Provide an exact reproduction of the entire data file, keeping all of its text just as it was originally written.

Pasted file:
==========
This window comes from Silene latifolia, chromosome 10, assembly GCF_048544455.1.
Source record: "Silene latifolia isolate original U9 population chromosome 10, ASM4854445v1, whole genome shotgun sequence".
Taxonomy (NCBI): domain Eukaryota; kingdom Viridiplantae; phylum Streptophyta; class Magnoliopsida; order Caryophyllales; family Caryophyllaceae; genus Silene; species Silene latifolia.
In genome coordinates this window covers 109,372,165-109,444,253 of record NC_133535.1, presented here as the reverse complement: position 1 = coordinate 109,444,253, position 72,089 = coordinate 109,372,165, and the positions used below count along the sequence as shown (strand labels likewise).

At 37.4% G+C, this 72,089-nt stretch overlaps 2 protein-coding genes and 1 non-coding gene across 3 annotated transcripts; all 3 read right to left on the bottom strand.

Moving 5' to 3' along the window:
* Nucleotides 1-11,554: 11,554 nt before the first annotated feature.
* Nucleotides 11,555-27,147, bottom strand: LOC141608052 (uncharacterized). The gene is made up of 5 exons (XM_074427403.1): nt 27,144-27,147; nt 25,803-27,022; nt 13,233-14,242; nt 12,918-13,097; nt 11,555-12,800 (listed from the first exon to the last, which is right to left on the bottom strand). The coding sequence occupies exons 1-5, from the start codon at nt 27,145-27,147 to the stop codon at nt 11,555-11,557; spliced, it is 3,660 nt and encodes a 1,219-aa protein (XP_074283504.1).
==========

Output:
This window comes from Silene latifolia, chromosome 10, assembly GCF_048544455.1.
Source record: "Silene latifolia isolate original U9 population chromosome 10, ASM4854445v1, whole genome shotgun sequence".
Taxonomy (NCBI): domain Eukaryota; kingdom Viridiplantae; phylum Streptophyta; class Magnoliopsida; order Caryophyllales; family Caryophyllaceae; genus Silene; species Silene latifolia.
In genome coordinates this window covers 109,372,165-109,444,253 of record NC_133535.1, presented here as the reverse complement: position 1 = coordinate 109,444,253, position 72,089 = coordinate 109,372,165, and the positions used below count along the sequence as shown (strand labels likewise).

At 37.4% G+C, this 72,089-nt stretch overlaps 2 protein-coding genes and 1 non-coding gene across 3 annotated transcripts; all 3 read right to left on the bottom strand.

Moving 5' to 3' along the window:
* Nucleotides 1-11,554: 11,554 nt before the first annotated feature.
* Nucleotides 11,555-27,147, bottom strand: LOC141608052 (uncharacterized). The gene is made up of 5 exons (XM_074427403.1): nt 27,144-27,147; nt 25,803-27,022; nt 13,233-14,242; nt 12,918-13,097; nt 11,555-12,800 (listed from the first exon to the last, which is right to left on the bottom strand). The coding sequence occupies exons 1-5, from the start codon at nt 27,145-27,147 to the stop codon at nt 11,555-11,557; spliced, it is 3,660 nt and encodes a 1,219-aa protein (XP_074283504.1).